One-on-One Charles Bennett
He put on his glasses. They were half-frame reading glasses, over which he gazed, suddenly fearsome. His whole frame centred and grounded itself, and the gravitas of his gaze made the warm afternoon sticky. I prickled with sweat.
For a while he praised the weak poems I showed him. And then, with a disconcerting stare from over the rim of those glasses, his eyes directly challenging mine with kindly authority, he pointed at one particular spot in the poem and asked, with a growl of enquiry, “And what about this bit, here?”.
In was my first and last one-to-one with Seamus. His office at Harvard (near where I had left my hire-car illegally parked on a leafy Cambridge avenue) was quiet. Not that I was a student of his, far from it. This was a personal favour – and all because Joseph Brodsky had introduced me by saying “Well, this is Charles: and he doesn’t write bad poetry all the time”. No. Just most of it.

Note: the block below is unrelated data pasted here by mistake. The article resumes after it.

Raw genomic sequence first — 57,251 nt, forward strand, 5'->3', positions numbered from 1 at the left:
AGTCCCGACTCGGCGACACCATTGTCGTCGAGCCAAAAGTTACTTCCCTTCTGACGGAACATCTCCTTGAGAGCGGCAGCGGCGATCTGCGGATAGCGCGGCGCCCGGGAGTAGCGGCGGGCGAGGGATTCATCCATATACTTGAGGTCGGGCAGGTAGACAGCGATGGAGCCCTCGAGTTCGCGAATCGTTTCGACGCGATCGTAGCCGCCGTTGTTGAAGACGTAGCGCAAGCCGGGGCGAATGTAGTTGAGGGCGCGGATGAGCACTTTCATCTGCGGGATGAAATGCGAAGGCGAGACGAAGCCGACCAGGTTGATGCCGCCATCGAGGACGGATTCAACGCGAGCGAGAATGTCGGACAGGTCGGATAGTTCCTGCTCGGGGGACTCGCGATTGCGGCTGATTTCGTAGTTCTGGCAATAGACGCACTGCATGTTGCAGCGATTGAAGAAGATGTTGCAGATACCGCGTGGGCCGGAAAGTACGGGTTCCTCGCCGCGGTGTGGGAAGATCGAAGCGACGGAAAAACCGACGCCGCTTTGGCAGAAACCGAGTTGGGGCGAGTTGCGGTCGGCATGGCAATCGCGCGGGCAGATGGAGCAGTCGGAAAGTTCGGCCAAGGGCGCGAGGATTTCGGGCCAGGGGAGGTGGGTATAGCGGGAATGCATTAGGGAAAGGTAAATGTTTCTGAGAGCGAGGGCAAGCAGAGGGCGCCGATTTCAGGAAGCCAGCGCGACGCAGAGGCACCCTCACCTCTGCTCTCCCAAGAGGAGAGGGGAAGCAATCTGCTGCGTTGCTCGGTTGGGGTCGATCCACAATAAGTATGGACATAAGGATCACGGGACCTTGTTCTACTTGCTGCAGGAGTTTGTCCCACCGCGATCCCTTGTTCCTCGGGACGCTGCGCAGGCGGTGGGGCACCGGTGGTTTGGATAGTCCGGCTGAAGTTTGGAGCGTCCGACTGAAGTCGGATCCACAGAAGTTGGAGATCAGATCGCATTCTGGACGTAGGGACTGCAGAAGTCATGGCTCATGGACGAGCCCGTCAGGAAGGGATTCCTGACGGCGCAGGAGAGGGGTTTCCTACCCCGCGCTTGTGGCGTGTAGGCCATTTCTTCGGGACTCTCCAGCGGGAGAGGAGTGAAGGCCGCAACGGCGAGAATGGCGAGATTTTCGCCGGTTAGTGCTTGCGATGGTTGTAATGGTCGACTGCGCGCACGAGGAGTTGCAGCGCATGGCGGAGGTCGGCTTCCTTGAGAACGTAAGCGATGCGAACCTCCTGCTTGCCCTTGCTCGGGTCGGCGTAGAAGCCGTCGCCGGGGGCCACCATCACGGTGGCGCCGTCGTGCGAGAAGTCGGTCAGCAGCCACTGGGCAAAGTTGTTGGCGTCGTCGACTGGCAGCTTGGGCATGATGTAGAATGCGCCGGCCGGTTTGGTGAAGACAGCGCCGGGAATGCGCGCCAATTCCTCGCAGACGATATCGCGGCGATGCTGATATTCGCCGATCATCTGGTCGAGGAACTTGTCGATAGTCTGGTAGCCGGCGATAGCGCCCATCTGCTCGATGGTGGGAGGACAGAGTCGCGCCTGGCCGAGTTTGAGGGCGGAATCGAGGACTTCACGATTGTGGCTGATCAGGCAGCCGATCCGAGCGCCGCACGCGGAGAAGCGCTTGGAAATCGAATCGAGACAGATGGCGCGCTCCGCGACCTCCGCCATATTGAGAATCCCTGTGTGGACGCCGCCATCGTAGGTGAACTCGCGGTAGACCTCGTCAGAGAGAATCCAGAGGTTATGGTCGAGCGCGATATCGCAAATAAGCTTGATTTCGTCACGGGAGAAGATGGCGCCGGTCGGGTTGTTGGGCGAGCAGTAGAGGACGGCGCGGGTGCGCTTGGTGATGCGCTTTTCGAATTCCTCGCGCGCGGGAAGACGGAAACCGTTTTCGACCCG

Of course I knew about the weak spot in the poem – had known it all along, had hoped he wouldn’t notice. And so I learnt two things: firstly to trust my judgement and rectify whatever I felt wasn’t working in my poetry from then on. And secondly to remember that if the poem didn’t have full confidence in its ability, if it was embarrassed about itself, then the reader would pick up on this either consciously or otherwise. They would feel the poem was weak even if they couldn’t, as Seamus had done, put their finger on my problem.
What we have lost with the death of Seamus Heaney is this level of insight and acuity: the mastery as well as the mystery of poetry craftsmanship. But the work remains. And once the dust has settled, once his reputation has been valued and discussed, the work will always be with us: valuable and careful, the poems looking at us over the top of their reading glasses in warm but wise scrutiny.
Dr Charles Bennett is Associate Professor of Poetry & Creative Writing at the University of Northampton.